Increasing home prices have played a strong role in the decreased movement both to and from desirable locales, according to a recent working paper from the International Monetary Fund. This movement is most closely associated with long-distance moves related to job opportunities.
We tend to think that technology is facilitating a more mobile workforce, but data from the Current Population Survey reports that interstate migration of America’s working population actually halved from 1980 and 2016, and that drop in migration has been most marked out of poorer areas.
“For those migrating uphill, from a less to a more prosperous location, lower mobility is driven by increasing house price inequality, as the disincentives from higher house prices dominate the incentives from higher earnings,” the IMF report said.
When it comes to movement out of prosperous locales, the driving factor behind the fall of those moves is increasing income inequality; the disincentives from lower earnings dominate the incentives from lower house prices. This not only makes recovery from economic downturns slower, but it also means that people become trapped in those poorer areas, unable to capitalize on either improved employment possibilities or more affordable living and thus, the cycle of geographic and economic inequality continues.
The authors of the report, Tamim Bayoumi and Jelle Barkema, said that some solutions exist to combat the inequality and restricted movement due to rising income and house price inequality. These solutions require the participation of both local and regional bodies, and would involve targeted support as opposed to broader initiatives.
One approach requires policies that “modernize land-use regulations, reduce bureaucratic delays, and lower economic and racial segregation (which would allow housing supply to respond to better demand) and improve transportation and public transit (which would widen the catchment areas for prosperous metro areas),” the authors wrote.
The fall in migration is directly linked to rising income and house price inequality. People in economically depressed areas want to move to areas where jobs are better and where there are more prospects, but those areas are also where housing is much less affordable. And, unlike those people moving from poorer to richer metro areas, there is really no incentive to encourage the flow of people into more affordable areas.
Previous research cited the rise in homeownership as a primary factor in the decline of migration, since homeownership increases the overall cost of moving. Since migration has fallen for both homeowners and renters, however, the rise of homeownership rates cannot account for the entire drop in migration. Other research has suggested that the collapse of the housing market during the boom and subsequent recession might help to explain the fall in job mobility, but the authors note that this is probably not the case, as the trend originated in the 80s—well before the financial crisis—and has not recovered the way the housing market has.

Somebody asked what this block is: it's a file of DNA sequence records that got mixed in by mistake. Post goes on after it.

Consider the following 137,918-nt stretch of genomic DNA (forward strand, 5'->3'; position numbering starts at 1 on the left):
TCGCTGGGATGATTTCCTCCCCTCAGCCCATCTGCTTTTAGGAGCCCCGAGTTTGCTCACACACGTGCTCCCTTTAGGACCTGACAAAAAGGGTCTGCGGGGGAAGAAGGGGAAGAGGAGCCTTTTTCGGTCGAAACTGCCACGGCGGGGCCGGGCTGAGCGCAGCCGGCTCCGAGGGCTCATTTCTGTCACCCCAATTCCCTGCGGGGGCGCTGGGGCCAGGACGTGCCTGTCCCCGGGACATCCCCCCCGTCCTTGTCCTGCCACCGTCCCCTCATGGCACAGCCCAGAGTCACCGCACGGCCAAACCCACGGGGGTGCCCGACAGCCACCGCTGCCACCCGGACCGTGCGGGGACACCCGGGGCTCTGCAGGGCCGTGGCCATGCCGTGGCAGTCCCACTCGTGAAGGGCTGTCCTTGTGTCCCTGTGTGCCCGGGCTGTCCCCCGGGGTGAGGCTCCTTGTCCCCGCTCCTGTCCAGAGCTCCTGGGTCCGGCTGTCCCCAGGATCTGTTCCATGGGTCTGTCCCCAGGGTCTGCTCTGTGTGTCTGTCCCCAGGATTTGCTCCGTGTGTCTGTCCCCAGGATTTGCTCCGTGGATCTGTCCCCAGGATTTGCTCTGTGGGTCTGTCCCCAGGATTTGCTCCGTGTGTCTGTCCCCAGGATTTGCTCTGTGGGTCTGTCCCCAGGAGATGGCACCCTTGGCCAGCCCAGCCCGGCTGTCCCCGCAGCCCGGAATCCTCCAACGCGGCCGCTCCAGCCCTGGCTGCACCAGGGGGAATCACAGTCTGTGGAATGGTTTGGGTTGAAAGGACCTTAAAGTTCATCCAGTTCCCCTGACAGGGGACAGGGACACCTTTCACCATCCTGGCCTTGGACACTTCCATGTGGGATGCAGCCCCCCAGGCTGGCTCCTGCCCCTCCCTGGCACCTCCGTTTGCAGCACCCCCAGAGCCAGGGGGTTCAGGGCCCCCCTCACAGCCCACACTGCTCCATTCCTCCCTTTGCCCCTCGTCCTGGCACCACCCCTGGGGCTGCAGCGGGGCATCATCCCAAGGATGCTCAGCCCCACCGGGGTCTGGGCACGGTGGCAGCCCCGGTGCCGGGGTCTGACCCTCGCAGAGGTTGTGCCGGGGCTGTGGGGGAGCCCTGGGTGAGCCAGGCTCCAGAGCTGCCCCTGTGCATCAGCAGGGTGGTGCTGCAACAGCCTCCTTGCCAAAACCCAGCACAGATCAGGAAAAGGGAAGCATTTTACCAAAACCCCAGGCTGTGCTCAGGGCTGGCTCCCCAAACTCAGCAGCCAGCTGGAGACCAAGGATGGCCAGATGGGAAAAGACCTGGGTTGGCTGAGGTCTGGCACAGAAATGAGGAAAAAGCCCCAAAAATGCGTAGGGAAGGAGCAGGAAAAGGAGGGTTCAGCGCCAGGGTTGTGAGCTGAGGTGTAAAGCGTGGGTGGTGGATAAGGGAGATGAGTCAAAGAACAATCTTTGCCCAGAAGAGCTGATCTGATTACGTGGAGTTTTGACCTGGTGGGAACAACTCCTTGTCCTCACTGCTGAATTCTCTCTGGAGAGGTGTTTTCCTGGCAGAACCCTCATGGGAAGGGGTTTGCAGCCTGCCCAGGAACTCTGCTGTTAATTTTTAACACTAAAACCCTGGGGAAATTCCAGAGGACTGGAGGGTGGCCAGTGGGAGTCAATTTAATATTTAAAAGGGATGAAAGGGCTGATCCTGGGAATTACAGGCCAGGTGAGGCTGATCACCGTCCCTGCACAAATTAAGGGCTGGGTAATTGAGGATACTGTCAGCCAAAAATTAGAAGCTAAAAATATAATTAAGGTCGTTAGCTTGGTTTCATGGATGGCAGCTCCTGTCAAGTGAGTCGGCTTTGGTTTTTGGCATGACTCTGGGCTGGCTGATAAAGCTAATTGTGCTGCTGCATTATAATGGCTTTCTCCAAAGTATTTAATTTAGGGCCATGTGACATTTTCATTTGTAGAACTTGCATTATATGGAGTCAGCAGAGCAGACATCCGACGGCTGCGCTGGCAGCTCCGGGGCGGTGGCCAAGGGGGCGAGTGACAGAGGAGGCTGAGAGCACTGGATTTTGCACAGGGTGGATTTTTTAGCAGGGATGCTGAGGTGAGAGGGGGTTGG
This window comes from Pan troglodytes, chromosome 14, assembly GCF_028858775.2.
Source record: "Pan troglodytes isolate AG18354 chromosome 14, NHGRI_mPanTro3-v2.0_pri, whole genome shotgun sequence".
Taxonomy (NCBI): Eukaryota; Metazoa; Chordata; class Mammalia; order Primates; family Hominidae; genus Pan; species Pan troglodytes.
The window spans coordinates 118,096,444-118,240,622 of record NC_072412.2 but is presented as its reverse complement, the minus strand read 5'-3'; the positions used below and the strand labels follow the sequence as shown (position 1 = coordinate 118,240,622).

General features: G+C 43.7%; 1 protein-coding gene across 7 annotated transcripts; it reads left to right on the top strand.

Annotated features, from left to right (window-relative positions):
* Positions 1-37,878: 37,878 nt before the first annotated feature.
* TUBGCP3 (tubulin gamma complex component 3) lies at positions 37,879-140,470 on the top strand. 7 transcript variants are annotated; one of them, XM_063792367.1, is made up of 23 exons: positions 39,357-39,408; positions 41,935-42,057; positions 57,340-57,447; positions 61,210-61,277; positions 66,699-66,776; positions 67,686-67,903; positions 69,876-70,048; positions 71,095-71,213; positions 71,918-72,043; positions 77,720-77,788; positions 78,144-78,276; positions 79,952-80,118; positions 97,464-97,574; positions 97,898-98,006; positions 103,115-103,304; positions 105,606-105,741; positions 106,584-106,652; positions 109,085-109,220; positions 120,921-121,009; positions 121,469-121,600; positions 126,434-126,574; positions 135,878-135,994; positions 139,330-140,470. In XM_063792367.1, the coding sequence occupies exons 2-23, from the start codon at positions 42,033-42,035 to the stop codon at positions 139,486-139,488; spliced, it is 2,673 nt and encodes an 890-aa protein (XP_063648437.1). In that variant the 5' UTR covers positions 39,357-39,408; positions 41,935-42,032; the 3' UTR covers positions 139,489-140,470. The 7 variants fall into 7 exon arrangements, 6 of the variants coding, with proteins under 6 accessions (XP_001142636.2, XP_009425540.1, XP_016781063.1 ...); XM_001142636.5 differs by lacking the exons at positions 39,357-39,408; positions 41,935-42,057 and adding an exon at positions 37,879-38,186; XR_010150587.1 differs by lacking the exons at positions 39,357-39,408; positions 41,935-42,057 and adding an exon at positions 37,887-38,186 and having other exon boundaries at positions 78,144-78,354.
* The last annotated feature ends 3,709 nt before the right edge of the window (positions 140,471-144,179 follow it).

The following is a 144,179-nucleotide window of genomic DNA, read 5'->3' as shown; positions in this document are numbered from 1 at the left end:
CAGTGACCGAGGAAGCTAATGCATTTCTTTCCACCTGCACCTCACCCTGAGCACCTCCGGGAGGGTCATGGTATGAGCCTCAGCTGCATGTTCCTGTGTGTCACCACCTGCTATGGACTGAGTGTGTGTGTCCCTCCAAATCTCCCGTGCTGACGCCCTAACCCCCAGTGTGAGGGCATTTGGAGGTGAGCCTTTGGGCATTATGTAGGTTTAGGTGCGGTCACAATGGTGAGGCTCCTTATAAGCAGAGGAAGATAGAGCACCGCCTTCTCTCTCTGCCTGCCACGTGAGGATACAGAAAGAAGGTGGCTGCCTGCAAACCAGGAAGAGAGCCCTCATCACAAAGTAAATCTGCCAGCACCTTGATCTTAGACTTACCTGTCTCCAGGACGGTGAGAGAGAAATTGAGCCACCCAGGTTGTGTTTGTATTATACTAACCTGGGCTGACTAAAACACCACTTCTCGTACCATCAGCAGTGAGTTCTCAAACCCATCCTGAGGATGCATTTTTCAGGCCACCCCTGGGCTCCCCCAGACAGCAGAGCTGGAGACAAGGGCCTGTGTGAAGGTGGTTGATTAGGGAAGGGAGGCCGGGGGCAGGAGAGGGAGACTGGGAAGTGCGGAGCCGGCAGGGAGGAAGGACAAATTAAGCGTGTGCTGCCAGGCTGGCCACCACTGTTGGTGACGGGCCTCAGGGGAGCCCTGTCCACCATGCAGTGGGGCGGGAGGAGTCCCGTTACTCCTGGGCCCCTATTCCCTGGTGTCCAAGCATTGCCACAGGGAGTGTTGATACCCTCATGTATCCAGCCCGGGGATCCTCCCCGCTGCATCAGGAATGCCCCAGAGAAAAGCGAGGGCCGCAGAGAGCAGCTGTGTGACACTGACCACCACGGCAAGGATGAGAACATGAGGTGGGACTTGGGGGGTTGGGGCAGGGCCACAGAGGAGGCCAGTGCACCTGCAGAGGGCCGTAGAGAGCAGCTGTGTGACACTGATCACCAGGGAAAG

The increasing differences in returns to house prices is discouraging migration to prosperous areas even as widening differences in returns to wages is reducing migration in the opposite direction.
“The discouragement to moving from a poor to a rich metro area coming from wider divergences in house prices has outpaced the positive impacts to migration from greater differences in incomes,” the report said. “Prices are moving, not people.”
Land shortage is a factor, especially in “superstar cities.” Because of this, house prices have risen compared to incomes, and the report indicates that the ratio of the logarithm of median house prices to median incomes has increased by 39%, as people who have a high future earnings potential have rushed to move into successful metro areas and played a part in their gentrification.
There is a significant asymmetry in response to house price and income differentials, which can partially be explained due to the fact that home price differences have been accompanied by a decrease in housing affordability in many places, rising income inequality, and the increased concentration of both skilled and unskilled workers across metro areas. It is becoming more and more difficult for people living in areas with low house prices to be able to afford to move to successful ones—and because the differences in house prices is linked to rising concentrations of skilled workers, home owners who are currently living in areas with high home prices are not only hesitant to relocate to more affordable areas, in part because those areas also have a much lower likelihood of significant appreciation of home values.
Once a homebuyer gets into an area with high home prices, they’re more likely to stay put for fear that they won’t be able to afford their way back into the market if they ever return. (This also reduces inventory for those would-be movers to more well-off areas.)
Although the findings aren’t particularly surprising, the authors end with a warning.
“Unless policy action is taken, the gradual erosion in the flexibility, and hence the competitiveness and prosperity, of the United States economy will likely continue, with its attendant economic and social strains,” the report said.